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President Ronald Reagan's death on June 5, 2004, caused me to do some reminiscing in my June 13 column:

A note from a friend

The events of the past week had me dusting off an old scrapbook and re-reading a letter from more than a quarter-century ago.

It was early December of 1978, and I was still recovering from my first unsuccessful attempt at running for public office, when a simple letter arrived in my mailbox.

"Dear Bob," the letter began, "I was disappointed to learn the outcome of your race."

The writer knew a lot about disappointing races – he had been an unsuccessful candidate for public office just two years earlier.

"While I'm sure you are disappointed in the outcome of the election," he continued, "you can be proud of your leadership in fighting for principles we both believe in."

Anyone who has put their heart and soul into a campaign knows the discouragement that can come with defeat. You wonder if it was worth the effort. The letter writer, however, would have none of that. Forever the optimist, he went on to say, "I urge you to stay in politics. Your continued leadership is vital to all of us."

You have no idea how encouraging those words were at that time in my life. Especially gratifying was the closing note: "When I can help, please call."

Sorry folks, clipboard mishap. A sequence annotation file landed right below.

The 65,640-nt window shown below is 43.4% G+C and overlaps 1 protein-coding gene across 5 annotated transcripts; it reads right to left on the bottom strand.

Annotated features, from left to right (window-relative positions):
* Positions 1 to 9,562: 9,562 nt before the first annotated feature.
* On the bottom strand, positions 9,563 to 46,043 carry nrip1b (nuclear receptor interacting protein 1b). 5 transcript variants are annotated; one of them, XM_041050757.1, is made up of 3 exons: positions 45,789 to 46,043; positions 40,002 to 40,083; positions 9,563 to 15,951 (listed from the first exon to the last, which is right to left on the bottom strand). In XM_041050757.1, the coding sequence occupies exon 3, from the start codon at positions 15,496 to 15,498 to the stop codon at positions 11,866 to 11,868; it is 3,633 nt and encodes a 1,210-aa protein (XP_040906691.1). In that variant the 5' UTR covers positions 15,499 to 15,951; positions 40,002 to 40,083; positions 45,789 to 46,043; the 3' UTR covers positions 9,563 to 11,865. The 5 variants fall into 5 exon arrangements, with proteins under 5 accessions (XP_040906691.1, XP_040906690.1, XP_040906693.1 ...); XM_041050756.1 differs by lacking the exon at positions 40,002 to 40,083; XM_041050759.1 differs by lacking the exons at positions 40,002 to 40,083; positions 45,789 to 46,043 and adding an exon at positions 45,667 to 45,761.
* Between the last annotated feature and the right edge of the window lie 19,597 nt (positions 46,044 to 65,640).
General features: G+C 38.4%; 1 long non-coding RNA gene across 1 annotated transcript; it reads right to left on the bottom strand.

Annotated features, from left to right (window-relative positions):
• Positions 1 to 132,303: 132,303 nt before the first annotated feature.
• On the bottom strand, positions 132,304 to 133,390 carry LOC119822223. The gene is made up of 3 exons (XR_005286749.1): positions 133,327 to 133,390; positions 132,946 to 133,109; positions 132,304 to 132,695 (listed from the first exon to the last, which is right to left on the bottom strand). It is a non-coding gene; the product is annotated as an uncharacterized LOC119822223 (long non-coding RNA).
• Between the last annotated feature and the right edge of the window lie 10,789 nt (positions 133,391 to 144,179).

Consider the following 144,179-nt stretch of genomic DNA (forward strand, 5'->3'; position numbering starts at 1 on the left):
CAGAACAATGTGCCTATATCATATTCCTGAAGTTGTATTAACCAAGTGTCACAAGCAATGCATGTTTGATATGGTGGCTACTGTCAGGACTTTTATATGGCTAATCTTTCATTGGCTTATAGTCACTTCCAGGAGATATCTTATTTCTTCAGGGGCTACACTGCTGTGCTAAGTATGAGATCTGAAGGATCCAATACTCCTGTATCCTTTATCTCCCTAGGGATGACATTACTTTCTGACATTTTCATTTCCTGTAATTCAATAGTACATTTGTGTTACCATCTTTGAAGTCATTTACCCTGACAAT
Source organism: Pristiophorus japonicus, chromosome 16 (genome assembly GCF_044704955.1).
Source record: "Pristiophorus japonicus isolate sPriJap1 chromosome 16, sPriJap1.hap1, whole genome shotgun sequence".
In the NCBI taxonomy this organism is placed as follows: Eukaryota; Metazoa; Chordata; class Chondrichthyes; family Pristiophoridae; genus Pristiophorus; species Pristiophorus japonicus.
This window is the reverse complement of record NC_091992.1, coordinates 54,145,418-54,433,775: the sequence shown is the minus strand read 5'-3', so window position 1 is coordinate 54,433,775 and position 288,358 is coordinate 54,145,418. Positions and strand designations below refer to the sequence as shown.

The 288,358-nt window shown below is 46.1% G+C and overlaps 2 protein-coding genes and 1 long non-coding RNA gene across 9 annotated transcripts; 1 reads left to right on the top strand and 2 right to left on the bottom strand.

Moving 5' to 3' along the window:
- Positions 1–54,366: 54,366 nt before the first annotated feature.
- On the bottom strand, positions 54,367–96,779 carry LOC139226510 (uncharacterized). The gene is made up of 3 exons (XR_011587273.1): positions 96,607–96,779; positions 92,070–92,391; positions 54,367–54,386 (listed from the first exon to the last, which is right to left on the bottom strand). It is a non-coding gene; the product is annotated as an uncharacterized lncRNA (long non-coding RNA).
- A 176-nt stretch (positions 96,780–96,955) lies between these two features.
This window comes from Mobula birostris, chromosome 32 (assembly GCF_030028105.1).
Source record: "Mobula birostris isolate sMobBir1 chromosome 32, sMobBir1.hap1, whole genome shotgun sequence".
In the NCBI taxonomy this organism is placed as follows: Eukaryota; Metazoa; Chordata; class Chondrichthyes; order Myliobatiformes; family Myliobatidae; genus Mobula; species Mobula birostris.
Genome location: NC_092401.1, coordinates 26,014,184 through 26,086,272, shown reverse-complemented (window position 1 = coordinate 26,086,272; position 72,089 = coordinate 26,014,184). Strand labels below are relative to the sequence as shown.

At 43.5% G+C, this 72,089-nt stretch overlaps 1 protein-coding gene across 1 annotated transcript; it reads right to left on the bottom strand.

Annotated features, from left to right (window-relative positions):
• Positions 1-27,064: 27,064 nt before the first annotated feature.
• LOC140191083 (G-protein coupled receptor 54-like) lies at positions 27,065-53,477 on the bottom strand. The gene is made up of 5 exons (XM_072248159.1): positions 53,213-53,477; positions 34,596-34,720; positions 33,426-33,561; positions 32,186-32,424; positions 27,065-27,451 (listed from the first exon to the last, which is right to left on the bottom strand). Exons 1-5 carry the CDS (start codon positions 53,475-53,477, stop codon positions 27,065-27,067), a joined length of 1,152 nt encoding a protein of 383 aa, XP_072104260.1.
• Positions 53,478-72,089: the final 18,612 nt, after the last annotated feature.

Inspired in part by that letter, two years later I celebrated my election to the Minnesota House of Representatives. The man who had taken the time to help me keep going was also rejoicing in his own victory at the polls.

That letter was signed:

Ronald Reagan signature

The impact of Mr. Reagan's words continue to motivate me today with the knowledge that one man or woman truly can make a difference in the world.

Just a few months prior to signing that letter, Ronald Reagan had made his now-famous "city on a hill" speech: "…We must shoulder our burden with our eyes fixed on the future, but recognizing the realities of today, not counting on mere hope or wishes. We must be willing to carry out our responsibility as the custodian of individual freedom. Then we will achieve our destiny to be as a shining city on a hill for all mankind to see."

About the time I took office, President Reagan's first inaugural address was echoing that belief in the importance of individual action:

"Above all, we must realize that no arsenal, or no weapon in the arsenals of the world, is so formidable as the will and moral courage of free men and women. It is a weapon our adversaries in today's world do not have. It is a weapon that we as Americans do have. Let that be understood by those who practice terrorism and prey upon their neighbors."

Those words, of course, have taken on new meaning in the wake of September 11, 2001.

Even in his 1994 announcement that he had Alzheimer's disease, Ronald Reagan's optimism continued to shine:

"When the Lord calls me home, whenever that day may be, I will leave with the greatest love for this country of ours and eternal optimism for its future."

Rest in peace, Mr. President.

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